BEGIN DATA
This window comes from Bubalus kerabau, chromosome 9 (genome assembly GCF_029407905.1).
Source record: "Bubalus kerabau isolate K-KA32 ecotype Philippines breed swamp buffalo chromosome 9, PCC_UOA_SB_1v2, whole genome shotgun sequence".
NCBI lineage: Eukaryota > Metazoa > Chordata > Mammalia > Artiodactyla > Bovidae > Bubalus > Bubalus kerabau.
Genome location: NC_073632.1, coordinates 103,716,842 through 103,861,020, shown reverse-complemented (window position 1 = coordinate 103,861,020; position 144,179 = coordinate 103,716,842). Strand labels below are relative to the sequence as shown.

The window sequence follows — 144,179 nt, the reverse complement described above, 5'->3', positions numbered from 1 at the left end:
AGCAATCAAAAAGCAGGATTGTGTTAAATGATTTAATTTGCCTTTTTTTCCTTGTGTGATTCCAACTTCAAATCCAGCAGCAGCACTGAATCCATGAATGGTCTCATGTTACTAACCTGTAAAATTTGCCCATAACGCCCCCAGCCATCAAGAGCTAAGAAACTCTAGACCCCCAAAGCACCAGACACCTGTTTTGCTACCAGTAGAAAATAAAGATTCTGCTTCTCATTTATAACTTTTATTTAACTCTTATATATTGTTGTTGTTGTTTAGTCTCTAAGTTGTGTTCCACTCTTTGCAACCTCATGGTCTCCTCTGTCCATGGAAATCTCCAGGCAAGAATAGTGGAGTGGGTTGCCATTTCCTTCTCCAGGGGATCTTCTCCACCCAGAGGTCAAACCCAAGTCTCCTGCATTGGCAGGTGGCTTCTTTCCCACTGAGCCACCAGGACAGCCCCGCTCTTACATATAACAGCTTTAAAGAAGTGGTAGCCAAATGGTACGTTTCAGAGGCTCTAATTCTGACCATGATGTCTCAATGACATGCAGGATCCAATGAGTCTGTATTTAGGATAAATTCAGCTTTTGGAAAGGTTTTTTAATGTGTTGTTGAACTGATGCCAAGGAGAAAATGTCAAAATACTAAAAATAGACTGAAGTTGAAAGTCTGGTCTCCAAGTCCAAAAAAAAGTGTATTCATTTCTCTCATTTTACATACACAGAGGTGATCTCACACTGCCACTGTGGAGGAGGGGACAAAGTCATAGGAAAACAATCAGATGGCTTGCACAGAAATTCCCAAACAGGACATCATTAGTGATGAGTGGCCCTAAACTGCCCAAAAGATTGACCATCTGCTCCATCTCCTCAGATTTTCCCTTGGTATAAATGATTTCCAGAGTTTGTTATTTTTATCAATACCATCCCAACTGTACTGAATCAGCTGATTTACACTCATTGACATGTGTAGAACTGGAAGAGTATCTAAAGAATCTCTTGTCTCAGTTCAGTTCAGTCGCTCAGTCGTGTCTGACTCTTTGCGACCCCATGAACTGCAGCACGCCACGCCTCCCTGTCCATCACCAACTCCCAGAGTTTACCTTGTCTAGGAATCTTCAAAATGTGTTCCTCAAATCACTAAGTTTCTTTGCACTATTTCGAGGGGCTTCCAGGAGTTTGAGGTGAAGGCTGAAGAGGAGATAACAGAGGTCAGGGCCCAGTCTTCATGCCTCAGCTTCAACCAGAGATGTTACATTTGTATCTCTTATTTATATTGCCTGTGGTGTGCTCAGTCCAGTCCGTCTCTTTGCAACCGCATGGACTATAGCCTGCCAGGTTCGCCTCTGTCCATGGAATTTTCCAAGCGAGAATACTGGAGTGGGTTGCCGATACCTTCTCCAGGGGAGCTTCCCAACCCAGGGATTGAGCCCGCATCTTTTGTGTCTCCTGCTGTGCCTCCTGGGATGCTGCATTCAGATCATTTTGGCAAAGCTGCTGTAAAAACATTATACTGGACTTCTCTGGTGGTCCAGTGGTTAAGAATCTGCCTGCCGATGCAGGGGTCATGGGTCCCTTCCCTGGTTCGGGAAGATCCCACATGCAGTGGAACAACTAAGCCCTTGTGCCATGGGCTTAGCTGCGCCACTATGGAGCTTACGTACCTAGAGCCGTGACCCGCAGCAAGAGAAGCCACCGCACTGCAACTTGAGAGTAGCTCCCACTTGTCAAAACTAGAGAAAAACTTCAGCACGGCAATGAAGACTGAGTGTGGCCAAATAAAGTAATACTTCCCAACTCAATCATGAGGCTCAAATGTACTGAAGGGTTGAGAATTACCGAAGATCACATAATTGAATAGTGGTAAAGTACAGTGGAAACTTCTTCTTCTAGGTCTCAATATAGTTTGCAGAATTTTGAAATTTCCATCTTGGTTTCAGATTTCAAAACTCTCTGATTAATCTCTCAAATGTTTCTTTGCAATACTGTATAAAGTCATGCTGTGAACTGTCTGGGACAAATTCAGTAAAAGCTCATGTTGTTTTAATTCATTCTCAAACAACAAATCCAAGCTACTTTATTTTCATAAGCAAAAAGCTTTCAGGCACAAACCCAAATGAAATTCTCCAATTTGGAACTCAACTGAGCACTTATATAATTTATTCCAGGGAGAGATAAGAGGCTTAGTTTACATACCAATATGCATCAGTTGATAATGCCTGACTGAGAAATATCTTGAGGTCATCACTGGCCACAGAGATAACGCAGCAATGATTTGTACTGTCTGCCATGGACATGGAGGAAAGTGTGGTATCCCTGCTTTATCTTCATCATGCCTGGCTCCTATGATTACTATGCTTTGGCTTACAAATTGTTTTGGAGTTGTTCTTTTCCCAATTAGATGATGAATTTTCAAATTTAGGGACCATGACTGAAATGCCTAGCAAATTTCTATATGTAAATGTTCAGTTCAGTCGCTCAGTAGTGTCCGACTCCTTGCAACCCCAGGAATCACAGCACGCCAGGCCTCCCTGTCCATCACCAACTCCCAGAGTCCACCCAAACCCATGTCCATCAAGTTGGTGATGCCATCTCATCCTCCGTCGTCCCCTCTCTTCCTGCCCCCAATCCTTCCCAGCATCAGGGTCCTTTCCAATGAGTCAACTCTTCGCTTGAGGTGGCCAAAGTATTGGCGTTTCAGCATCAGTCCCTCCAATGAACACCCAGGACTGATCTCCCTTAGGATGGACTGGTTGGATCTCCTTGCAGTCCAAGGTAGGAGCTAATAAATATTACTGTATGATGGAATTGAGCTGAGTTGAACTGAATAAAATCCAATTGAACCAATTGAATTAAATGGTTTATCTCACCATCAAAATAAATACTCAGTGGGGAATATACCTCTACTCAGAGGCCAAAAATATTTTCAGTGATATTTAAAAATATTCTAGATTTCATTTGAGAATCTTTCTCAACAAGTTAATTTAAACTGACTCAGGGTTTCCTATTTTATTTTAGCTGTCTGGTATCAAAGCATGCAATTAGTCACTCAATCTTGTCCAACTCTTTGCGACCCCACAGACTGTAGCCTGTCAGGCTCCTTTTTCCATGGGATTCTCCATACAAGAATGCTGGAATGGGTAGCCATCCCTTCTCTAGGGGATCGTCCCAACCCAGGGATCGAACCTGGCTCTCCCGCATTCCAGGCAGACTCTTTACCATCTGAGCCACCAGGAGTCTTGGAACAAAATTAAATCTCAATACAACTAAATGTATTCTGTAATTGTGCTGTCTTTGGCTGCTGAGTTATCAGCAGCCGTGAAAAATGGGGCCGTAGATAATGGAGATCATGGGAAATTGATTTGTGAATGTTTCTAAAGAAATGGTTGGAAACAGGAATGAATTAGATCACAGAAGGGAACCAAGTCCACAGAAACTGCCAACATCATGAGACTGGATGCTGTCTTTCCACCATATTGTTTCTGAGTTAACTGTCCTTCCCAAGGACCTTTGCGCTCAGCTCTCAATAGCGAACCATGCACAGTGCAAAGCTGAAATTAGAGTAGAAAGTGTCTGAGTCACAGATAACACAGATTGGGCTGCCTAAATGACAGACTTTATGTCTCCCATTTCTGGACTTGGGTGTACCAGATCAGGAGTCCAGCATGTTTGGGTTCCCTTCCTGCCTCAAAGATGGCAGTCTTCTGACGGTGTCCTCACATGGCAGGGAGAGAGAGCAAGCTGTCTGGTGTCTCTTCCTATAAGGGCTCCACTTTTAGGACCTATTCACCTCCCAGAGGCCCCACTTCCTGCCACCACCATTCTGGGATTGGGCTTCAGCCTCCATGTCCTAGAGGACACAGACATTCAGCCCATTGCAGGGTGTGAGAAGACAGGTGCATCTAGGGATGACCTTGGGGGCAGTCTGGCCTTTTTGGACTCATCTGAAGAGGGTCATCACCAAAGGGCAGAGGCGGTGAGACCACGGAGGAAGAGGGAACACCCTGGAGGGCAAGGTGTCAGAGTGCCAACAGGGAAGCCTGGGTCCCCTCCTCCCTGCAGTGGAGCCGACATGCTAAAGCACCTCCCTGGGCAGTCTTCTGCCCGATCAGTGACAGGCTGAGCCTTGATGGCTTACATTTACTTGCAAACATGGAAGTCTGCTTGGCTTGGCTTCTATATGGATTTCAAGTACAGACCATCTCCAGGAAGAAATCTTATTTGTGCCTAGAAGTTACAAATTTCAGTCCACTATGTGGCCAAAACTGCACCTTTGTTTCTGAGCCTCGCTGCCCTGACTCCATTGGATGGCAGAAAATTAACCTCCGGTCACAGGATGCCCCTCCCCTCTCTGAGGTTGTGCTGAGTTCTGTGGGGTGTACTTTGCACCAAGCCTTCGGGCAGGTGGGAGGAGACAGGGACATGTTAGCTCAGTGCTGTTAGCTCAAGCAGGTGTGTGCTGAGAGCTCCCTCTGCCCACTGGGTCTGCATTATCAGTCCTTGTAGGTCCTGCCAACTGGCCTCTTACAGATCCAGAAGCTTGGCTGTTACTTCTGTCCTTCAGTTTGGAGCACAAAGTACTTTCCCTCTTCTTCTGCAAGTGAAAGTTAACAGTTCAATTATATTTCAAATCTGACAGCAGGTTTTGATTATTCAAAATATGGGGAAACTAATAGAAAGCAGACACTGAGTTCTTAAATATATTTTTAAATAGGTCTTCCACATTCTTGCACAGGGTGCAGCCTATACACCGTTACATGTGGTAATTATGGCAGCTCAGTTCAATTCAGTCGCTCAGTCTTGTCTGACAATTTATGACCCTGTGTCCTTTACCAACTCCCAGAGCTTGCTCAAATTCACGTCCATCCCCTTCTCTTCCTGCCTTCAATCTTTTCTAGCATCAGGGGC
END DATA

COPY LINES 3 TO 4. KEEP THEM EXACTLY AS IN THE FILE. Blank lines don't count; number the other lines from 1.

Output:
NCBI lineage: Eukaryota > Metazoa > Chordata > Mammalia > Artiodactyla > Bovidae > Bubalus > Bubalus kerabau.
Genome location: NC_073632.1, coordinates 103,716,842 through 103,861,020, shown reverse-complemented (window position 1 = coordinate 103,861,020; position 144,179 = coordinate 103,716,842). Strand labels below are relative to the sequence as shown.